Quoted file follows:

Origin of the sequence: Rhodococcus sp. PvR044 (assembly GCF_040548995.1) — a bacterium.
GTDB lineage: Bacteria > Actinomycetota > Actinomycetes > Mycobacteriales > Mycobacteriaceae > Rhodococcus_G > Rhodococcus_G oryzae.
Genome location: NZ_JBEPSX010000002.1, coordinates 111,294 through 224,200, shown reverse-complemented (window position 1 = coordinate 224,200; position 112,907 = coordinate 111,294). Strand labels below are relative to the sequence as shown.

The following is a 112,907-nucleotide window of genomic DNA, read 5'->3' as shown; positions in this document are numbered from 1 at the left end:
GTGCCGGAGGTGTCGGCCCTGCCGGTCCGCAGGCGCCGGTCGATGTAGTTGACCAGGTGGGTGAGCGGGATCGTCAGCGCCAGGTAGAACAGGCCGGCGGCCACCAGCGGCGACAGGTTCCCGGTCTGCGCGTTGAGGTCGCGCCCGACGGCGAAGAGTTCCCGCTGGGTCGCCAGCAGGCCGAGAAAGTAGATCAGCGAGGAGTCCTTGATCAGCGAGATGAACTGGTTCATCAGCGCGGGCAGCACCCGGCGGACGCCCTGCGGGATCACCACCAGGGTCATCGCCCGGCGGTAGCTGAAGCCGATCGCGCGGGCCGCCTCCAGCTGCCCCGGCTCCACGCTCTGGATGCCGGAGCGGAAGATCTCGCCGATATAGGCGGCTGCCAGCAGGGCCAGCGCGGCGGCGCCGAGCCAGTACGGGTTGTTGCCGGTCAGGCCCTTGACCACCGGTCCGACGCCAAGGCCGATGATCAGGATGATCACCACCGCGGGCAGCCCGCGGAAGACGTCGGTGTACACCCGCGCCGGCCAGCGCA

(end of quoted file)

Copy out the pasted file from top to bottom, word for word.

Origin of the sequence: Rhodococcus sp. PvR044 (assembly GCF_040548995.1) — a bacterium.
GTDB lineage: Bacteria > Actinomycetota > Actinomycetes > Mycobacteriales > Mycobacteriaceae > Rhodococcus_G > Rhodococcus_G oryzae.
Genome location: NZ_JBEPSX010000002.1, coordinates 111,294 through 224,200, shown reverse-complemented (window position 1 = coordinate 224,200; position 112,907 = coordinate 111,294). Strand labels below are relative to the sequence as shown.

The following is a 112,907-nucleotide window of genomic DNA, read 5'->3' as shown; positions in this document are numbered from 1 at the left end:
GTGCCGGAGGTGTCGGCCCTGCCGGTCCGCAGGCGCCGGTCGATGTAGTTGACCAGGTGGGTGAGCGGGATCGTCAGCGCCAGGTAGAACAGGCCGGCGGCCACCAGCGGCGACAGGTTCCCGGTCTGCGCGTTGAGGTCGCGCCCGACGGCGAAGAGTTCCCGCTGGGTCGCCAGCAGGCCGAGAAAGTAGATCAGCGAGGAGTCCTTGATCAGCGAGATGAACTGGTTCATCAGCGCGGGCAGCACCCGGCGGACGCCCTGCGGGATCACCACCAGGGTCATCGCCCGGCGGTAGCTGAAGCCGATCGCGCGGGCCGCCTCCAGCTGCCCCGGCTCCACGCTCTGGATGCCGGAGCGGAAGATCTCGCCGATATAGGCGGCTGCCAGCAGGGCCAGCGCGGCGGCGCCGAGCCAGTACGGGTTGTTGCCGGTCAGGCCCTTGACCACCGGTCCGACGCCAAGGCCGATGATCAGGATGATCACCACCGCGGGCAGCCCGCGGAAGACGTCGGTGTACACCCGCGCCGGCCAGCGCA